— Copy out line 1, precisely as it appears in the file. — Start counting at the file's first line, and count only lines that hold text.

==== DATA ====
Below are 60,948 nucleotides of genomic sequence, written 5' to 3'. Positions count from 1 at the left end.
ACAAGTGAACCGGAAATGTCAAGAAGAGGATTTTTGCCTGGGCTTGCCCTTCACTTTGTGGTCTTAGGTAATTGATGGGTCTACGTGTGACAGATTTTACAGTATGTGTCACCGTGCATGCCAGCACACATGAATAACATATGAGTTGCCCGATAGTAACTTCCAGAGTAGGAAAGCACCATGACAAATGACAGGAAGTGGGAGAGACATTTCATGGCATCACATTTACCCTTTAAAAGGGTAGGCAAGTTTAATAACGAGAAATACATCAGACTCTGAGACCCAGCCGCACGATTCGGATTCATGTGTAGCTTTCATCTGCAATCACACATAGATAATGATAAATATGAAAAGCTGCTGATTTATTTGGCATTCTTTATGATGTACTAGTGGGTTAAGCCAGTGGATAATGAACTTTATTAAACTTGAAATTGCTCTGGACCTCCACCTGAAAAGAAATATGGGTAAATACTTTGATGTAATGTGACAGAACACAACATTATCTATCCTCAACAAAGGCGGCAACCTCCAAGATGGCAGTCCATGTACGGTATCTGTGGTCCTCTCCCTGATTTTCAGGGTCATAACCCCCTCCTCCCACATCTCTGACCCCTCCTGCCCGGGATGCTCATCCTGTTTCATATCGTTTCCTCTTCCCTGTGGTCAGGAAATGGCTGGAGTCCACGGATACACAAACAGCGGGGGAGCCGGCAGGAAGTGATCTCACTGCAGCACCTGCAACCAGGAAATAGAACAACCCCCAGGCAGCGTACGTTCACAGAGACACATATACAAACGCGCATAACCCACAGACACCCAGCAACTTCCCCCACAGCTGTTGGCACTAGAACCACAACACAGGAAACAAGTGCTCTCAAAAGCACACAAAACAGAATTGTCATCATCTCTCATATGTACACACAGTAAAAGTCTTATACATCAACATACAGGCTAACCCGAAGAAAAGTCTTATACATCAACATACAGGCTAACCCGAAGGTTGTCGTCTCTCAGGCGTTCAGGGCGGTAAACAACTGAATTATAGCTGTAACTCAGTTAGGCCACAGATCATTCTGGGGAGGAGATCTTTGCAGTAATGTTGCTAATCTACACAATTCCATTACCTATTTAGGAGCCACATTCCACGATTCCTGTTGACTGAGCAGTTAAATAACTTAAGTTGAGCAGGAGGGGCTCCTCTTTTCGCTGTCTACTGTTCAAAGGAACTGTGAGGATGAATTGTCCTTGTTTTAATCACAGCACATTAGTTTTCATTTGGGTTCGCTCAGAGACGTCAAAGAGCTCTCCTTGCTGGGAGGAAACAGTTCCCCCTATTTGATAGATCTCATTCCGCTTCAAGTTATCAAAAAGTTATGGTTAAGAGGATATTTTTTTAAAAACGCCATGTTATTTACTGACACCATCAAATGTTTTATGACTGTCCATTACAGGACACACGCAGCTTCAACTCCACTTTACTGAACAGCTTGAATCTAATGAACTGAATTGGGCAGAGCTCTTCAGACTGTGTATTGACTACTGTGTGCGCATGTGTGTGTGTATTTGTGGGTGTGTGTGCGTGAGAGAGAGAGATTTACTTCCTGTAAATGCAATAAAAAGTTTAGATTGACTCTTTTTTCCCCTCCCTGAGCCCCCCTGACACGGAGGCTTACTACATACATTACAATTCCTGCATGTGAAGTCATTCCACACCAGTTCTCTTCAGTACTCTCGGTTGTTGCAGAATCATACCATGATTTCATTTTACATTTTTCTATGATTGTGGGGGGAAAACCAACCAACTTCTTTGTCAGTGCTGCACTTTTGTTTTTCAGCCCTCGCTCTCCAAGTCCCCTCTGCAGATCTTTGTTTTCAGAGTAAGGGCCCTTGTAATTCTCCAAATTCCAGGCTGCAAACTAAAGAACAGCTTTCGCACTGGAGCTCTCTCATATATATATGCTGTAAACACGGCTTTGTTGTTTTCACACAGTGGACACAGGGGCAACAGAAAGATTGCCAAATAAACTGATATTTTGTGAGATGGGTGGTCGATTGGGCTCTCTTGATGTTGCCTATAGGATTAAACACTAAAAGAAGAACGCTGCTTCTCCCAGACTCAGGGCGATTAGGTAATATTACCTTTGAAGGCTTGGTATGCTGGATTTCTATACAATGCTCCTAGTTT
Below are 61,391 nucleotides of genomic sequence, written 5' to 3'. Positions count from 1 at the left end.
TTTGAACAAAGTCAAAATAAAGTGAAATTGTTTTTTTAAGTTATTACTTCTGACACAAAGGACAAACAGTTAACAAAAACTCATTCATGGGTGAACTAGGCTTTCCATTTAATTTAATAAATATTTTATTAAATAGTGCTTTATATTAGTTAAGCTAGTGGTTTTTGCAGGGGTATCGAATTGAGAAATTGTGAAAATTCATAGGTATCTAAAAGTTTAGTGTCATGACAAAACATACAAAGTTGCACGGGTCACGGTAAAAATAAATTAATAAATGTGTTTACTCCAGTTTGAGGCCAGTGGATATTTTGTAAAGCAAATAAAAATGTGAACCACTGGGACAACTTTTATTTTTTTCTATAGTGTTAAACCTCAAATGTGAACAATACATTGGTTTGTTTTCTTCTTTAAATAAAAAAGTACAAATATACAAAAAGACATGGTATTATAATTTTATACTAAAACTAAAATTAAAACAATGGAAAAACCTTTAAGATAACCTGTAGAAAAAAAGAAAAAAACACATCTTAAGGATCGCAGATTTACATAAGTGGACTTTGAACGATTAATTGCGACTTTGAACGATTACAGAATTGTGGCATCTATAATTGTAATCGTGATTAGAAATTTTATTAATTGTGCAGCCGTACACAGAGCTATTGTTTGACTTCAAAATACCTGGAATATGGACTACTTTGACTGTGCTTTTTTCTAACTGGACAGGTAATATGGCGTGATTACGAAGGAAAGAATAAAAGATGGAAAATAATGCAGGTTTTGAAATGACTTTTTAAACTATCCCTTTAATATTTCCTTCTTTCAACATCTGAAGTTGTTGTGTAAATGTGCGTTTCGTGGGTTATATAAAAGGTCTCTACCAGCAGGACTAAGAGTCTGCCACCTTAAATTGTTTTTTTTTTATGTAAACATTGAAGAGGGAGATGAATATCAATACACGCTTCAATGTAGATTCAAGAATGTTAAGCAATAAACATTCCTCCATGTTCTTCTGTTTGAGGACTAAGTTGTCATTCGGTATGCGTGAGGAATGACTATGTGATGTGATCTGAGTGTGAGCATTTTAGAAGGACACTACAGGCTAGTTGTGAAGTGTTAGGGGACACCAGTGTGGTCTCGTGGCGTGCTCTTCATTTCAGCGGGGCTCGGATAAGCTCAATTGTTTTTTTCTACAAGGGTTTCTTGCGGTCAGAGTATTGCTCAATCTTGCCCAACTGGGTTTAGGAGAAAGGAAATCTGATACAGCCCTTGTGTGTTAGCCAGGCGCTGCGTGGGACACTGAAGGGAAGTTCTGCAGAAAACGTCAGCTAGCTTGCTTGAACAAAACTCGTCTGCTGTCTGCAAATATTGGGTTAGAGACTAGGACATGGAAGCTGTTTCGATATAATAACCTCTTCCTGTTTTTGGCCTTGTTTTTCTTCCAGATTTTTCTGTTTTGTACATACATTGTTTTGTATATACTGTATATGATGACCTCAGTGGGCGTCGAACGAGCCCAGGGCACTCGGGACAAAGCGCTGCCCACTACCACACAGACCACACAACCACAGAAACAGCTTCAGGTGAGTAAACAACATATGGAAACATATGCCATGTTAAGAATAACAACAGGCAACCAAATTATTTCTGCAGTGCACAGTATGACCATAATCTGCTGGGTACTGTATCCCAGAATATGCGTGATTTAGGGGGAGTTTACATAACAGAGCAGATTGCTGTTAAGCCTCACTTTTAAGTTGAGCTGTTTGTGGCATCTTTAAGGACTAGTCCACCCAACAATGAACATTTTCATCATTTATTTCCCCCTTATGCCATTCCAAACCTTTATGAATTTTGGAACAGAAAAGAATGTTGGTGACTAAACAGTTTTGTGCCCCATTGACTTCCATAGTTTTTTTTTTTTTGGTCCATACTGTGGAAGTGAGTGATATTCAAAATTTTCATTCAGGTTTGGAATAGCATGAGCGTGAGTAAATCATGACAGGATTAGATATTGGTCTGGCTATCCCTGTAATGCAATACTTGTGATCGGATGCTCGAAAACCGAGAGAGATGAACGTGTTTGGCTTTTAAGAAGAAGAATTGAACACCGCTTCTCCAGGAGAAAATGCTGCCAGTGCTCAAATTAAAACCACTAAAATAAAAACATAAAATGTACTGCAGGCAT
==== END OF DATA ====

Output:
Below are 60,948 nucleotides of genomic sequence, written 5' to 3'. Positions count from 1 at the left end.